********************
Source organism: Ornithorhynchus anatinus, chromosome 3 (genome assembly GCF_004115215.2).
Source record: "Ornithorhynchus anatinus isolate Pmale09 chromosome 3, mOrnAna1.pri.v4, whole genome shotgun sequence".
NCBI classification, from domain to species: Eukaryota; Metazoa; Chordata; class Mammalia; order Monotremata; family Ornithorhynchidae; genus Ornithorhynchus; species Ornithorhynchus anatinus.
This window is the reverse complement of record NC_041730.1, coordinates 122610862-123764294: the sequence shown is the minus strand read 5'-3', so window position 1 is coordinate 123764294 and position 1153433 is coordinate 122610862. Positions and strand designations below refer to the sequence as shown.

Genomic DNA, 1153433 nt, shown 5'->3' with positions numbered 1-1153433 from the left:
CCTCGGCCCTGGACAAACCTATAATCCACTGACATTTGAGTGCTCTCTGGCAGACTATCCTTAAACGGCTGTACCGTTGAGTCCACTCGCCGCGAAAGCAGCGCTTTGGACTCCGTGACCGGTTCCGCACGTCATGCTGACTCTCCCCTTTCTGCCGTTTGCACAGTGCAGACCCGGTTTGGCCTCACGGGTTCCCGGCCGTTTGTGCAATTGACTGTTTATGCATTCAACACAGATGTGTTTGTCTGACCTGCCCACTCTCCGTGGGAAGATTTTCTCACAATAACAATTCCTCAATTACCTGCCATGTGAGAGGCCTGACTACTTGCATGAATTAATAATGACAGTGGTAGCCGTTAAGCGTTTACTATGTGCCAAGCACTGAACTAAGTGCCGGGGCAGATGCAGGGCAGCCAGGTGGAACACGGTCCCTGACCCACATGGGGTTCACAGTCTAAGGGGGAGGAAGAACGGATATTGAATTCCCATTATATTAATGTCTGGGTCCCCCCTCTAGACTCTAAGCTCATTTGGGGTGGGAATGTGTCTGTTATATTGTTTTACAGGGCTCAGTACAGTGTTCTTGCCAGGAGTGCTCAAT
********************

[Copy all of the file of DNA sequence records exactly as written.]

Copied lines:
Source organism: Ornithorhynchus anatinus, chromosome 3 (genome assembly GCF_004115215.2).
Source record: "Ornithorhynchus anatinus isolate Pmale09 chromosome 3, mOrnAna1.pri.v4, whole genome shotgun sequence".
NCBI classification, from domain to species: Eukaryota; Metazoa; Chordata; class Mammalia; order Monotremata; family Ornithorhynchidae; genus Ornithorhynchus; species Ornithorhynchus anatinus.
This window is the reverse complement of record NC_041730.1, coordinates 122610862-123764294: the sequence shown is the minus strand read 5'-3', so window position 1 is coordinate 123764294 and position 1153433 is coordinate 122610862. Positions and strand designations below refer to the sequence as shown.

Genomic DNA, 1153433 nt, shown 5'->3' with positions numbered 1-1153433 from the left:
CCTCGGCCCTGGACAAACCTATAATCCACTGACATTTGAGTGCTCTCTGGCAGACTATCCTTAAACGGCTGTACCGTTGAGTCCACTCGCCGCGAAAGCAGCGCTTTGGACTCCGTGACCGGTTCCGCACGTCATGCTGACTCTCCCCTTTCTGCCGTTTGCACAGTGCAGACCCGGTTTGGCCTCACGGGTTCCCGGCCGTTTGTGCAATTGACTGTTTATGCATTCAACACAGATGTGTTTGTCTGACCTGCCCACTCTCCGTGGGAAGATTTTCTCACAATAACAATTCCTCAATTACCTGCCATGTGAGAGGCCTGACTACTTGCATGAATTAATAATGACAGTGGTAGCCGTTAAGCGTTTACTATGTGCCAAGCACTGAACTAAGTGCCGGGGCAGATGCAGGGCAGCCAGGTGGAACACGGTCCCTGACCCACATGGGGTTCACAGTCTAAGGGGGAGGAAGAACGGATATTGAATTCCCATTATATTAATGTCTGGGTCCCCCCTCTAGACTCTAAGCTCATTTGGGGTGGGAATGTGTCTGTTATATTGTTTTACAGGGCTCAGTACAGTGTTCTTGCCAGGAGTGCTCAAT